He is livid, and “the nearer [he] approached to [Victor’s] habitation, the more deeply did [he] feel the spirit of revenge enkindled in [his] heart” (96). He is willing at this point to commit any act that would hurt his estranged creator. Mary Shelley insisted that “the monster is naturally good, ... but
The text explains that the boys have became more vicious without adult supervision. At this point, the boys are embracing evil. For example, when Jack states “‘I’m chief!’ Viciously with full intentions, he hurled his spear into Ralph” (Golding 209). All control is lost and evil is expressed in the injuring of Ralph. The phrase displays a vicious intent and the thoughts of Jack being negative and violent.
Polyphemus on the other hand, intentionally kills and intentionally eats other humans, making him more liable. Furthermore, to highlight the savagery, Homer goes to great lengths in order to iterate Polyphemus’s transgressions. In Visser’s essay she claims, “As social beings cannibals must inevitably have manners. Whatever we may think to the contrary, rules and regulations always govern cannibal society and cannibal behavior” (6). However, Polyphemus does not appear to abide by this assertion.
His good senses are replaced with chaos, disorder, and evil. With jacks evil actions the his savagery is really starting to show us that he is getting violent. Jacks use of hunting turns him into the most savage out of all the boys. Everything he did after this point made him into the young savage that he was in the end of the book. “His mind was crowded with memories; memories of the knowledge that had come to them when they closed in on the struggling pig, knowledge that they had outwitted a living thing, imposed their will upon it, taken away its life like a long satisfying drink.” This quotation, also from Chapter 4, explores Jack’s mental state in the aftermath of killing his first pig, another milestone in the boys’ decline into savage behavior.
To men in such a state the Devil sends Thoughts of this kind, and has a full permission To lure them on to sorrow and perdition; For this young man was utterly content To kill them both and never to repent” (246-251). The temptation of greed ended up killing the three men at the end of the tale.”The Pardoner's Tale” provides a clear understanding that greed is a sin we all have to battle with in our lives, whereas the moral of the wife of bath's tale applies to people doing bad things. This tale teaches the reader a lesson about greed and how it can overcome people, making them do bad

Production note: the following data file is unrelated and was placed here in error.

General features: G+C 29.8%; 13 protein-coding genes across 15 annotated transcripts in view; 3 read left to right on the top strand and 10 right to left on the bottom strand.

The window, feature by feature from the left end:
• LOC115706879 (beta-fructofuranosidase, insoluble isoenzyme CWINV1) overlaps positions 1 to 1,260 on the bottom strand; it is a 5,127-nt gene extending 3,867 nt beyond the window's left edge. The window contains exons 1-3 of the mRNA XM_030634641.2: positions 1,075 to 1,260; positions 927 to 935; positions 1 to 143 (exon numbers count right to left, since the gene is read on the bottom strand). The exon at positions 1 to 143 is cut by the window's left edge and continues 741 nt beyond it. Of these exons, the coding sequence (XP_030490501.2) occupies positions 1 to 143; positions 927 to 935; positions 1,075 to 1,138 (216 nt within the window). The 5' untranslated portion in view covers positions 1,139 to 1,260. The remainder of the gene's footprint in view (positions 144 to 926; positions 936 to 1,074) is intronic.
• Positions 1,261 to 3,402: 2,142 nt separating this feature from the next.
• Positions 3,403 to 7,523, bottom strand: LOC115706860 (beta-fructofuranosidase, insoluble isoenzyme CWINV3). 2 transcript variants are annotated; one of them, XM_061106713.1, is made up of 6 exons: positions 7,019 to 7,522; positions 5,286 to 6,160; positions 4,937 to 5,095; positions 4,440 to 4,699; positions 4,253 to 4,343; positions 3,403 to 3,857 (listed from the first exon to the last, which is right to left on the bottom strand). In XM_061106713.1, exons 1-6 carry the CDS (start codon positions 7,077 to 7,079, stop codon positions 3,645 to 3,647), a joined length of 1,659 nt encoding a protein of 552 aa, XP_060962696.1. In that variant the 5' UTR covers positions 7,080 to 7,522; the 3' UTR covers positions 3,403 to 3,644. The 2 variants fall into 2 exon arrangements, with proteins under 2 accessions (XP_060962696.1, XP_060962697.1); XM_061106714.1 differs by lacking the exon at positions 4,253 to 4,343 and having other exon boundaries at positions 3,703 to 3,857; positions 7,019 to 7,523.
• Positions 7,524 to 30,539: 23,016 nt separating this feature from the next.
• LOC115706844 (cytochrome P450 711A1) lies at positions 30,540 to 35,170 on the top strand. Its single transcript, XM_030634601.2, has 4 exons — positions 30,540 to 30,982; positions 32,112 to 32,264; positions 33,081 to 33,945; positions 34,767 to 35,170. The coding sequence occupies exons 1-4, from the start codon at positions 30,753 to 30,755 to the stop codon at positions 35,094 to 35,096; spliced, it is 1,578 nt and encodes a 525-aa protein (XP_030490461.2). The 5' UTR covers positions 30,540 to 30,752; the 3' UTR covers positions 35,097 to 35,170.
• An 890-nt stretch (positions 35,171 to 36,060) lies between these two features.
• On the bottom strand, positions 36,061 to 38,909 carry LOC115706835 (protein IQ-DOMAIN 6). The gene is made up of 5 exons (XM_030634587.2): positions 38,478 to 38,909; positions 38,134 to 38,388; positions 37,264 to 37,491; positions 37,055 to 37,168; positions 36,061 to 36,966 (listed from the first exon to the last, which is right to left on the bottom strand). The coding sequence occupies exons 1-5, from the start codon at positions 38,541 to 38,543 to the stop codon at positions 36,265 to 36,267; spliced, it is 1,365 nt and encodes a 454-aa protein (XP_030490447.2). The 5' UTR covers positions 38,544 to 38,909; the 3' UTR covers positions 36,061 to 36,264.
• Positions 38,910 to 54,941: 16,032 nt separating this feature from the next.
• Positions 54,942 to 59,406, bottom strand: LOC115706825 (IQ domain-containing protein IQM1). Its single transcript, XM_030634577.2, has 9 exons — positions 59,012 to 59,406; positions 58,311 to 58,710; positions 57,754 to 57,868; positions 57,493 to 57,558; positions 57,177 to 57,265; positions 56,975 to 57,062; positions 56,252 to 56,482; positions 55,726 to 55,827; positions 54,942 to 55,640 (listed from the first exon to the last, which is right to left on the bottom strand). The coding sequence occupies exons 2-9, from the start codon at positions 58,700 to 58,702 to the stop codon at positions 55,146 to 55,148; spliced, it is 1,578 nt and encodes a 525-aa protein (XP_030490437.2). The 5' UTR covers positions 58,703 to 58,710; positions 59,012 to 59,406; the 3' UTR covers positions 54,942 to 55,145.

He is constantly struggling with his own hatred for Darth Vader through most of The Empire Strikes Back and is eager to take on his revenge. Yoda, however, warns him that fear and hatred lead to downfall into the Dark Side. Hate is truly Luke’s downfall and even then, it begins to control him. () Jedis throughout the saga find it extremely crucial to remember the motivations of their actions. To do something good for the wrong reason, like killing something evil for the sake of revenge, is greatly looked down upon.
Within Frankenstein cruelty can be attributed, often affecting both Victor and the creature; serving as a crucial motivator and revealing their anger, pain, frustration till eventually both die. Victor first begins creating the monster, working tirelessly for selfish reasons. His body suffers tremendously and he drags himself along treating his body like a slave. He states: “My cheeks have grown pale with study, and my person had become emaciated with confinement.” (Shelly 33) Frankenstein states that his “cheeks have grown pale” showing that he was sick, but he does not stop to nourish himself. He is wasting
Baker also mentions “The dripping head is an image of the hunters savagery”. This quote shows how the brutal killing of the sow directly relates to the hunters savagery, their cruel nature of slowly killing the beast and laughing and enjoying it. They don’t mean to kill this animal to survive but rather enjoy having blood on their hands. Lastly, when Simon discovers the head in the forest and has “a talk” with it, the Lord of the Flies mentions “Fancy thinking the beast was something you could hunt and kill… You knew, didn’t you? I’m part of you” (Golding 147-148) This proves the beast which everyone is afraid of is just a disguise, and the boys should be afraid of each other, as man is inherently evil.
Loss of innocence plays a big role in the outcome of the book. Jack, on one hand, turns savage because he enjoys killing. Ralph, on the other hand, turns mature because he doesn’t like killing. The boys lose their innocence in two basic ways, being engulfed in a horror or being a witness of a horror. In this case Jack is engulfed in the horror of killing and Ralph is a witness of
A final example of Oedipus’s short temper is when he argues with Creon about being the killer of Laius. The argument heats up and Oedipus loses his temper and threatens to banish or kill Creon. Creon goes to Jocasta and states, “Sister, Oedipus your husband, thinks he has the right to do terrible wrongs-he has but to choose between two terrors: banishing or killing me” (Sophocles 448). Again, Oedipus must defeat those who seem to be against him even though they are not his enemy. It is his anger that causes Oedipus to lash out and act